In the end, though, it’s what Barbie chooses. She chooses to be real. To be flesh and flawed, instead of plastic and perfect. Gerwig’s Barbie chooses a path unlike that of the other dolls. (So did Ruth Handler’s. Barbie has always taken a different path, even though it is a challenging one consisting of independence and risk.)
Barbie chooses a life distant from the one she knew. She chooses feet that touch the ground. Birkenstocks instead of heels. Relationships that are sometimes difficult but actually legitimate. Conversations that are tough. Eyes that sometimes cry, and a heart that sometimes aches.
Barbie chooses humanity.
You can call it whatever you like.
I’m calling it leadership.
*From Greta Gerwig’s Barbie, the America Ferrera monologue in its entirety (character of Gloria to Barbie):
It is literally *impossible to be a woman. You are so beautiful, and so smart, and it kills me that you don’t think you’re good enough. Like, we have to always be extraordinary, but somehow we’re always doing it wrong.
You have to be thin, but not too thin. And you can never say you want to be thin. You have to say you want to be healthy, but also you have to be thin. You have to have money, but you can’t ask for money because that’s crass. You have to be a boss, but you can’t be mean.
You have to lead, but you can’t squash other people’s ideas. You’re supposed to love being a mother, but don’t talk about your kids all the damn time. You have to be a career woman, but also always be looking out for other people. You have to answer for men’s bad behavior, which is insane, but if you point that out, you’re accused of complaining.
You’re supposed to stay pretty for men, but not so pretty that you tempt them too much or that you threaten other women because you’re supposed to be a part of the sisterhood. But always stand out and always be grateful. But never forget that the system is rigged. So find a way to acknowledge that but also always be grateful. You have to never get old, never be rude, never show off, never be selfish, never fall down, never fail, never show fear, never get out of line. It’s too hard! It’s too contradictory and nobody gives you a medal or says thank you! And it turns out in fact that not only are you doing everything wrong, but also everything is your fault.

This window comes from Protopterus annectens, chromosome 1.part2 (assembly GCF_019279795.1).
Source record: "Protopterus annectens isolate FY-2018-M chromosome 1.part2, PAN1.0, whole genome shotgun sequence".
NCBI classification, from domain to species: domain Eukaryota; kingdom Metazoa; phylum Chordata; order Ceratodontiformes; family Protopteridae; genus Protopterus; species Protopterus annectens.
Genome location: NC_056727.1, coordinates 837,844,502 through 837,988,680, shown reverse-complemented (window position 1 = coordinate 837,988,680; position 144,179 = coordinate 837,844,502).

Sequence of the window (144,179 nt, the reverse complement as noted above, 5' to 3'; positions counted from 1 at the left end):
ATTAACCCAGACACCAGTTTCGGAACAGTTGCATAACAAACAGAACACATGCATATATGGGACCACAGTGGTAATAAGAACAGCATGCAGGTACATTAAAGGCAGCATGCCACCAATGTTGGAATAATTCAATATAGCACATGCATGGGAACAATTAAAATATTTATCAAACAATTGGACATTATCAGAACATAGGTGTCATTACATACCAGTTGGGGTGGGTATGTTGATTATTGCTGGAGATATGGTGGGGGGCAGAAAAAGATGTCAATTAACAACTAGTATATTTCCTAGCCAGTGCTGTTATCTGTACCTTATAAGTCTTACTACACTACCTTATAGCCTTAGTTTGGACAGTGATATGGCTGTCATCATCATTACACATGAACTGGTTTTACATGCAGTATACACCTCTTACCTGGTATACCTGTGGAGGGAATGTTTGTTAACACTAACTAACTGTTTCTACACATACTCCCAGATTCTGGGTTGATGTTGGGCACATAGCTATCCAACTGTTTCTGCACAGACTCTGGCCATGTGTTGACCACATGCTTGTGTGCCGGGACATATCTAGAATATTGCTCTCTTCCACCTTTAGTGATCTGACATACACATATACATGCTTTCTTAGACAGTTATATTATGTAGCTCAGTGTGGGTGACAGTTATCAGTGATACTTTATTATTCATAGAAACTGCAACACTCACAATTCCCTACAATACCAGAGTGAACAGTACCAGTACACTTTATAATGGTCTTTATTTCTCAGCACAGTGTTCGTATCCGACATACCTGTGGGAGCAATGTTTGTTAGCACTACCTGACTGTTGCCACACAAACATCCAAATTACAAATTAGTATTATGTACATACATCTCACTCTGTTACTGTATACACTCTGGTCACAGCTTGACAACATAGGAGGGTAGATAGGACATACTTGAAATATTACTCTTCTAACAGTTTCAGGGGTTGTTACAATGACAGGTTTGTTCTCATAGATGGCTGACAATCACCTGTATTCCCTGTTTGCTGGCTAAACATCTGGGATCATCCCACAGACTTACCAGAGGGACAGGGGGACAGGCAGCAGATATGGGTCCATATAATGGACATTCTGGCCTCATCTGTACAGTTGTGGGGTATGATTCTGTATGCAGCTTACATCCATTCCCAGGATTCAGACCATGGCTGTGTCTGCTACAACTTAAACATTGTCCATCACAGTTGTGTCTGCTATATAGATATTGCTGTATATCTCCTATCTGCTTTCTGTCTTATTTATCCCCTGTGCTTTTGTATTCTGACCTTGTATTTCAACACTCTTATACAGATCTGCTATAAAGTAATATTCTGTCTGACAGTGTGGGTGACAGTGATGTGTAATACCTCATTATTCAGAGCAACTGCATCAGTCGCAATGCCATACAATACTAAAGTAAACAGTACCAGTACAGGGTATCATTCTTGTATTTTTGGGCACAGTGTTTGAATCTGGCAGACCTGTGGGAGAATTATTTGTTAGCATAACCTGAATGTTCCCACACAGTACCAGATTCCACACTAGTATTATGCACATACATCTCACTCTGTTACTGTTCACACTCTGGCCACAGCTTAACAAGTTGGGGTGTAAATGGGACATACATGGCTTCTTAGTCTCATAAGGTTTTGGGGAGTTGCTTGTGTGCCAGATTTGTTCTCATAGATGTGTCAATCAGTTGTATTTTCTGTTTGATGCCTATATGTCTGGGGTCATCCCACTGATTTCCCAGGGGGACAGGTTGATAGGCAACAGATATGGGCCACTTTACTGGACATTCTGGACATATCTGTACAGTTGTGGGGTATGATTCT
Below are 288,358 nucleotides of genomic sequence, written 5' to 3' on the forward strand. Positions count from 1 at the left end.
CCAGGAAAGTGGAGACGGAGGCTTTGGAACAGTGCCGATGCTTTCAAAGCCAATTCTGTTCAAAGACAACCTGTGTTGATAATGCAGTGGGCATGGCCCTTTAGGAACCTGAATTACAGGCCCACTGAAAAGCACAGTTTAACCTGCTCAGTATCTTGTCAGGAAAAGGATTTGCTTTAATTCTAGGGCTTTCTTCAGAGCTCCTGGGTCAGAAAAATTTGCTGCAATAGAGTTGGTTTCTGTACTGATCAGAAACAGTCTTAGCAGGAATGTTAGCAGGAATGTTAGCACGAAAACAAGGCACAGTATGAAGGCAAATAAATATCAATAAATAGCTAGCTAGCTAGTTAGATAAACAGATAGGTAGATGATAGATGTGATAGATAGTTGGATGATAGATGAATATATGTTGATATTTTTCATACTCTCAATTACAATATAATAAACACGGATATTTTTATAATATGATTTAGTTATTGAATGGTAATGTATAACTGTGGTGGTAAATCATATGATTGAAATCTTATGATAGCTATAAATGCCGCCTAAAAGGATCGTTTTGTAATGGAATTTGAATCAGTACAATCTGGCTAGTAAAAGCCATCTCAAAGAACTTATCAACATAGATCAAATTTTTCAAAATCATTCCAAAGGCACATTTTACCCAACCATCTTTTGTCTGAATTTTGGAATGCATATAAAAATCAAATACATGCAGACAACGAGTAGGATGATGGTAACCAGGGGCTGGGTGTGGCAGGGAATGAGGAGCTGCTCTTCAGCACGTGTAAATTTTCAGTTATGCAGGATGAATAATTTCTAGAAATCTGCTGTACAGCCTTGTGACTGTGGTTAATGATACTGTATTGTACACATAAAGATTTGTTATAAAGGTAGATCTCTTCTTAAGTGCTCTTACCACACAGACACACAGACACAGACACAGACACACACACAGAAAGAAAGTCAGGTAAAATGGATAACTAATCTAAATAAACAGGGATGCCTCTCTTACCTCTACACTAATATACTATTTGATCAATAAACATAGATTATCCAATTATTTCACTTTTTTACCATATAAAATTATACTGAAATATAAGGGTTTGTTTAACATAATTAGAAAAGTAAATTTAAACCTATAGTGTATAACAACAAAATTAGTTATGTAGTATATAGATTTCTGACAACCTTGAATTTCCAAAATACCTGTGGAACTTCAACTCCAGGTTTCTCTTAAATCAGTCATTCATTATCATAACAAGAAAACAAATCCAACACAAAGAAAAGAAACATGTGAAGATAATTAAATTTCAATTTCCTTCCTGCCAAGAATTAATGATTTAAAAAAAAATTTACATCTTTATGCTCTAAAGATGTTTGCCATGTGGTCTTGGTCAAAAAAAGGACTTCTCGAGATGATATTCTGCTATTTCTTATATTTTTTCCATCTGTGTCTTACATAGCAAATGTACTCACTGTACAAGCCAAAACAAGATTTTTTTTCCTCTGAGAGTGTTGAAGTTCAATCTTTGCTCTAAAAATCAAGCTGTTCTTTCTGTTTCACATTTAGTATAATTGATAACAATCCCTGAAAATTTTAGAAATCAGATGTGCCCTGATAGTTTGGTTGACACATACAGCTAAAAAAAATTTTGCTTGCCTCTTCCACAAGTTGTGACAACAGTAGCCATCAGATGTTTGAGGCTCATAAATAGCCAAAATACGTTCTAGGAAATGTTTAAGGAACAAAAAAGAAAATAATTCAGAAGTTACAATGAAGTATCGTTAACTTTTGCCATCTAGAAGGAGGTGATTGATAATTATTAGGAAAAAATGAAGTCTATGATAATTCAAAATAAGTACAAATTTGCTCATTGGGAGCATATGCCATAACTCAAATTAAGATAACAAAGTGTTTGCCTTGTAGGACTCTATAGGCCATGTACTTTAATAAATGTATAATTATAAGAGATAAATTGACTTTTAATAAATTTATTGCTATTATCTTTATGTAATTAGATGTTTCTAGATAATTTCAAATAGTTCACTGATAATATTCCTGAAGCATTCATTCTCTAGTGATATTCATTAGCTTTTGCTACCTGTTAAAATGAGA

I’m just so tired of watching myself and every single other woman tie herself into knots so that people will like us. And if all of that is also true for a doll just representing women, then I don’t even know.
- When Barbie Broke the Glass Ceiling (Smithsonian)
- Barbie and diversity: a long journey of criticism and change (El Pais)
- Barbie Through the Ages: Take a look at Barbie’s cultural revolution through the decades (History.com)
- ‘Barbie’ is the only billion-dollar blockbuster solely directed by a woman (NPR)
- The Brain Behind ‘Barbie’: Inside the Brilliant Mind of Greta Gerwig (Rolling Stone)
A three-time graduate of the University of Wisconsin-Madison, Emily Tymus Ihrke is an award-winning teacher. She’s taught in public and independent schools, in upper schools and middle schools, in English classrooms, school libraries, and the learning center. Emily has been a coach, mentor, department chair, and dean, and she is the founding director of University School of Milwaukee’s PK12 Ethical Leadership Program. Growing up, she played with Barbies.